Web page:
A franchisor held its former franchisee liable for outstanding debt. To defend itself, the franchisee sued the franchisor on the grounds that the franchisor failed to abide by the one-month reflection period that was required by law. The franchisee sought the court to nullify the franchise agreement.
The Antwerp Court of Appeal ruled in favour of the franchisee and declared the franchise agreement null, including every other agreement that the franchisor had concluded with the franchisee in that context (such as the commercial tenancy contract for the retail property).
Consequent to this declaration of nullity, the franchisor was ordered to pay everything (in “restitution” in legal terms) that he had received from the franchisee in the context of the nullified agreement, which included paid franchise joining fees and rent, among other sums.
The financial consequences of the declaration of nullity did not end there, though. The Court of Appeal also ordered the franchisor to pay additional compensation to the franchisee for costs and expenses that the franchisee had incurred and paid to third parties, such property tax, investments, and electricity costs.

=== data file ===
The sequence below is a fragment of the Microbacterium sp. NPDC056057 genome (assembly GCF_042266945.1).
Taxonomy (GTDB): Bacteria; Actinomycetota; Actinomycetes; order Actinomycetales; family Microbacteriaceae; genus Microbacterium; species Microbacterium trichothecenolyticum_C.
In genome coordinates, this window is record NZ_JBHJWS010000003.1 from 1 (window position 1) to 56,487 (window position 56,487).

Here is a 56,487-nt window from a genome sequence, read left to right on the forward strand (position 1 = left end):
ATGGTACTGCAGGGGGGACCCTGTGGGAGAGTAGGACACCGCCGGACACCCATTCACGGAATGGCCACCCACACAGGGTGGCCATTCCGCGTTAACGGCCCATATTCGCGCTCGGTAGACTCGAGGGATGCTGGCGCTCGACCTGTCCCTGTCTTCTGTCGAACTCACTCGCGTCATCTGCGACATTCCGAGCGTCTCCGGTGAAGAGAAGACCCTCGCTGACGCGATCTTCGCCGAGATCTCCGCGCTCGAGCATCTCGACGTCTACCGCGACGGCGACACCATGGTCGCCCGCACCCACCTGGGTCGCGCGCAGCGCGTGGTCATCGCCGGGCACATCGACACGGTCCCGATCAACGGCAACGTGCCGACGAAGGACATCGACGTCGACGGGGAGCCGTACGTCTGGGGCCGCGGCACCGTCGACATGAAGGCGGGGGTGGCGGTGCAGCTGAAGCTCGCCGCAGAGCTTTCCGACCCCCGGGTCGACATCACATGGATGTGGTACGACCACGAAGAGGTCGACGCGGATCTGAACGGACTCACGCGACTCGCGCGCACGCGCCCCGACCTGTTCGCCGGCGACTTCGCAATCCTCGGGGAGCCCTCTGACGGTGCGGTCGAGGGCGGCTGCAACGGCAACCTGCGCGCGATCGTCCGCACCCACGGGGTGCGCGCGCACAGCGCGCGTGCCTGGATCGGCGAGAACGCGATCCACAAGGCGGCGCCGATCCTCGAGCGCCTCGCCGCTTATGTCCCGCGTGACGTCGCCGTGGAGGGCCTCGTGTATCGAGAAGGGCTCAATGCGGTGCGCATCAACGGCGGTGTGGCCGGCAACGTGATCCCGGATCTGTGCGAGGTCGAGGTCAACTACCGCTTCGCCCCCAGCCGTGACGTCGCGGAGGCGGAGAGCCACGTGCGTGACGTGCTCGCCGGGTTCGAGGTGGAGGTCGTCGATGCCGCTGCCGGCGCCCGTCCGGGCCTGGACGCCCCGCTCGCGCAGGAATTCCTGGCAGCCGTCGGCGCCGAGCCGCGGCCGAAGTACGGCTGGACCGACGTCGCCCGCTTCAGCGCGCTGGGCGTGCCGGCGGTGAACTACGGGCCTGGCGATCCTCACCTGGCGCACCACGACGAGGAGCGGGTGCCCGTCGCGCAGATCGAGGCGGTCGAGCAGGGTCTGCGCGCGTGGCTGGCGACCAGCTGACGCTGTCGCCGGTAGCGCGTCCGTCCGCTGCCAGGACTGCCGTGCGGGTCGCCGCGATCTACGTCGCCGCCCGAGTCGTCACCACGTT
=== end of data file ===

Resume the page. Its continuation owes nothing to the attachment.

In an attempt to address the far-reaching financial consequences of the nullification of the franchise agreement, the franchisor petitioned the Court of Cassation for review of the Court of Appeal’s decision.
The Court of Cassation’s ruling
It was a bitter pill to swallow for the franchisor after all.
The Court of Cassation affirmed that the consequences of declaring the franchise agreement null for the franchisor go beyond the mere refund of what he had received from the franchisee in the context of the agreement. Moreover, the franchisor is under the obligation to make restitution and is therefore liable to pay additional compensation to the franchisee.
In practice, a franchisee can therefore seek refund of not only the joining fees or royalties but also additional compensation for (for example) the costs paid to suppliers and utility companies, the investments made in the business, costs for recruitment and wages paid to staff, interest on business loans, etc.
This Court of Cassation judgment emphasizes that it is crucial for you, the franchisor, to act prudently in the precontractual phase. Not complying with one of the statutory obligations to provide precontractual information can cost an arm and a leg.
We therefore recommend that you, the franchisor, seek advice in time during the precontractual phase so that you can correctly fulfill all your obligations to provide precontractual information.